How to fix “TSC_DEADLINE disabled due to Errata”

Computers are complex. However, most of that complexity has been abstracted and hidden away from users eye. But from time to time, bizarre errors happens. This article is going to help you solve one of them : “TSC_DEADLINE disabled due to Errata” error.

What does “TSC_DEADLINE disabled due to Errata” means?

If you’ve landed in this article, there’s a high chance you already had a bit technical understanding. So we will explain the error message in technical terms.

Usually, “TSC_DEADLINE disabled due to Errata” comes with additional information, such as the full error message below :

[Firmware Bug]: TSC_DEADLINE disabled due to Errata; please update microcode to version: 0x52 (or later)
Code language: CSS (css)

The “microcode” part indicates that the problem might be related to the CPU and its instruction set.

TSC deadline is an efficient implementation of event handling, which is nice to have, but not essential.

Fixing “TSC_DEADLINE disabled due to Errata”

Solution 1 : Upgrade BIOS of the motherboard

Most of the time, the OS you’re trying to install or update is newer than the CPU and motherboard, the OS will updates CPU microcode automatically. But for some reasons, your updated firmware is no longer upgrading your CPU’s microcode, whereas the previous firmware you had, did.

You need to search through your motherboard manufacturer website, then download the latest BIOS and update utility. A fresh BIOS update might solve “TSC_DEADLINE disabled due to Errata”.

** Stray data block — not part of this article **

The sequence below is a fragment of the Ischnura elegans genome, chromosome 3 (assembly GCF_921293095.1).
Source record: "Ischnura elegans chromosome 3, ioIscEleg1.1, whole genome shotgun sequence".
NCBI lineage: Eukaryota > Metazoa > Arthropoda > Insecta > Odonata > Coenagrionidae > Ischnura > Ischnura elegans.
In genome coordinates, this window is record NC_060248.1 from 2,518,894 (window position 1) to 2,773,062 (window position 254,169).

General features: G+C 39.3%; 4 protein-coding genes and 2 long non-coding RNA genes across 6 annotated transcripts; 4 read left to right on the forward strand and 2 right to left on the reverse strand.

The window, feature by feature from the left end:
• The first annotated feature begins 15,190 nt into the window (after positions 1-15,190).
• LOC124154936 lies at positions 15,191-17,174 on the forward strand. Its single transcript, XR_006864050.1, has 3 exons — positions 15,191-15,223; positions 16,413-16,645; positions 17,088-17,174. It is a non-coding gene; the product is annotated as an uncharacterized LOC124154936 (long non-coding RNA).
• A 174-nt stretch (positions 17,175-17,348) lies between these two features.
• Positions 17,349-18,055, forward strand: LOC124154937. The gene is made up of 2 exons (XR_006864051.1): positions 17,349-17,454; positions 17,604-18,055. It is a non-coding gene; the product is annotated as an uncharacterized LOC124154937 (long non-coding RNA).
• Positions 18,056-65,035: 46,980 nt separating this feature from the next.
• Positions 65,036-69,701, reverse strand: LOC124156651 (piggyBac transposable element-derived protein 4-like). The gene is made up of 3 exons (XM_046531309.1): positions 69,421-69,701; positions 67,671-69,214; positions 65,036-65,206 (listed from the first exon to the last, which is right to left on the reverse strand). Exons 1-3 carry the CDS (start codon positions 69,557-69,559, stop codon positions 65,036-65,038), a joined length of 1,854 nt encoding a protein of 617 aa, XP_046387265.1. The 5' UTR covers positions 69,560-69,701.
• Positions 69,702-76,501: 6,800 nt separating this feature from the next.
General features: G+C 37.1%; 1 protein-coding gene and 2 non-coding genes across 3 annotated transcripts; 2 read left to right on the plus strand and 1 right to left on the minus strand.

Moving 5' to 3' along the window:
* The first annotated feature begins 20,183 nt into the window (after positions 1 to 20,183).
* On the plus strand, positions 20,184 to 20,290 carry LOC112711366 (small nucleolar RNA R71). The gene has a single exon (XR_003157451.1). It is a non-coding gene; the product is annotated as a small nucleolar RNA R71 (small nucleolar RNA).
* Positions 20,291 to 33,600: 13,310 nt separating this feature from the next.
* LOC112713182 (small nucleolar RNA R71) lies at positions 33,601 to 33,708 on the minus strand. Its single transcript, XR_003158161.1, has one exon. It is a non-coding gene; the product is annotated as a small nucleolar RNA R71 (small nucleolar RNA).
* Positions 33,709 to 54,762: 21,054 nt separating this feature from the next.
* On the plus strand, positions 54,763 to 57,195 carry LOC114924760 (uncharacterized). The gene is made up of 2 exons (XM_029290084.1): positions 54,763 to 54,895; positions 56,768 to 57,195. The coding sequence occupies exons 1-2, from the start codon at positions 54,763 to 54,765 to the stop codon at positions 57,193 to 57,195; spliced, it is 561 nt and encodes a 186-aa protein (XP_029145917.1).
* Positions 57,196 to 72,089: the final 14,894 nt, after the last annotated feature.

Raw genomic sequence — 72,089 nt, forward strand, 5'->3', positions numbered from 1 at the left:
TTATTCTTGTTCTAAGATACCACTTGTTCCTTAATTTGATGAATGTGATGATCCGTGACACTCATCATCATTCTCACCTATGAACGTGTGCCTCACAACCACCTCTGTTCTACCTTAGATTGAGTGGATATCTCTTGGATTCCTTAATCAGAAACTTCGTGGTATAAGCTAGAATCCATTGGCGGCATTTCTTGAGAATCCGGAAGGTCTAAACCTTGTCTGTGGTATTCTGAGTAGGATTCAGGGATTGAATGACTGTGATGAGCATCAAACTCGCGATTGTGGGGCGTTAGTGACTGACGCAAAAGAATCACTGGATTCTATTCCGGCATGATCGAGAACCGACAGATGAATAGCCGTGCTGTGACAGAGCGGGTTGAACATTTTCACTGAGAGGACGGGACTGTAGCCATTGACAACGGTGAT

Solution 2 : Boot up using previous kernels

If a BIOS update does not do the trick, try force booting the OS with lower kernel version.

Immediately after the BIOS/UEFI splash screen during boot, quickly press and hold the Shift key, which will bring up the GNU GRUB menu. With UEFI press (perhaps several times) the Esc key to get to the GRUB menu. Sometimes the manufacturer’s splash screen is a part of the Windows bootloader, so when you power up the machine it goes straight to the GRUB screen, and then pressing Shift is unnecessary.

The timing when to press the left Shift key can be tricky, so sometimes if you miss it you need to try it again.

Once you see the GRUB screen, select Advanced options and try booting with lower versions of the kernel.

Solution 3 : Reinstall microcode package

If you are able to get into a terminal, you can install the microcode update packages and hopefully re-enable TSC deadline support.

On Debian/Ubuntu, the packages are distributed in contrib and non-free repositories. To do so, edit your /etc/apt/sources.list to ensure that it include main, contrib and non-free. Once you’ve made sure sources.list contains all the necessary lines, run the following commands :

# For Intel processors sudo apt install intel-microcode # For AMD processors sudo apt install amd64-microcode
Code language: PHP (php)

Once that’s done, reboot, and your microcode should be updated by now.

Solution 4 : Check system consistency using fsck


If it is a /dev/sd** error like the image above, you can do a system consistency check and repair with fsck.